Utility power is, by far, the most efficient way to distribute electrical energy, and it’s upgradeable en masse. It doesn’t count on the financial self-interest of individuals to do the right thing for everyone else (should it?). I’ll be fully on board with the “distributed energy” movement when activists take full responsibility for the emissions attributable to their selfish and innumerate philosophy. Not holding my breath.

Bob Meinetz's picture
Bob Meinetz on Oct 9, 2015

Spec, you write 

Here is what you need to know about the Tesla PowerWall and PowerPack…they have already served their purpose

You’re confounding hype with product. “They” can’t have served any purpose, because for all practical ones “they” don’t exist.

Nathan Wilson's picture
Nathan Wilson on Oct 9, 2015

Jay, as indicated in your energy storage cost chart, thermal energy storage (TES) is by far the cheapest type of energy storage, so it’s clearly worth a mention.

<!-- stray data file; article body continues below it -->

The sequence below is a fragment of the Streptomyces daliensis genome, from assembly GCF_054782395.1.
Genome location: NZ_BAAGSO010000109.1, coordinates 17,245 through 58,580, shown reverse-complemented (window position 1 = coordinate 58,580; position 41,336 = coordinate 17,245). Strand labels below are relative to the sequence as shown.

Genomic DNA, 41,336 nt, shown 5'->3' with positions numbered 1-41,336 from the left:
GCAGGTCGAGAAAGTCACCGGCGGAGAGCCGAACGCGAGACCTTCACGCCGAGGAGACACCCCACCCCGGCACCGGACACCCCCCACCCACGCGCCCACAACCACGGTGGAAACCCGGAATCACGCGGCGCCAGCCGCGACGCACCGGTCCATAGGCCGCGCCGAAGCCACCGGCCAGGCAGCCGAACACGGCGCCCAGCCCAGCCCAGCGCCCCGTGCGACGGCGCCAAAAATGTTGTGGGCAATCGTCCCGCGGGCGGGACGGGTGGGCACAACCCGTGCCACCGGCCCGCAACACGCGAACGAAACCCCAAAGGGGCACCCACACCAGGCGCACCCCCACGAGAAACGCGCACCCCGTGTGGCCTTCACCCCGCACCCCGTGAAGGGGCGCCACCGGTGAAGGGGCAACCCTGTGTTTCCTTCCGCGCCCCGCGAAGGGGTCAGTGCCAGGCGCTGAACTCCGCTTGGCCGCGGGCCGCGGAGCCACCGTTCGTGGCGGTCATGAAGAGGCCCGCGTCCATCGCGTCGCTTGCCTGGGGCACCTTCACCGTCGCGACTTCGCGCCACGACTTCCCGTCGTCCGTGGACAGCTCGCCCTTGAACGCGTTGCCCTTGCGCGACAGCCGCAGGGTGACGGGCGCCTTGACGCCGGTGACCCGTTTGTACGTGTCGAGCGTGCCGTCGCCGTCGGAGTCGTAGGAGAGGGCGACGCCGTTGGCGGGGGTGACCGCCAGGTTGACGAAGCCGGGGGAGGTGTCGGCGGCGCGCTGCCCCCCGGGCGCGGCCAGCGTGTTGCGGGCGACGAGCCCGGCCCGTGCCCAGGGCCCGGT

There are only two energy sources which can use TES: Concentrating Solar Power (CSP) and high temperature nuclear.

Solar Reserve’s Crescent Dunes 110 MWatt CSP plant has completed construction, and is expected to complete commissioning this year.  It is a power tower design with 10 hours of storage (perhaps for 5 hours at full power and 10 hours around half power, for 24 hour operation).  Trough style CSP plants have also been built with thermal storage, such as Spain’s Andasol plants (50 MWatt for each of the three).  CSP technology was considered very promising until only a few years ago, but recently it has consistently been under-cut in prices by PV and nuclear.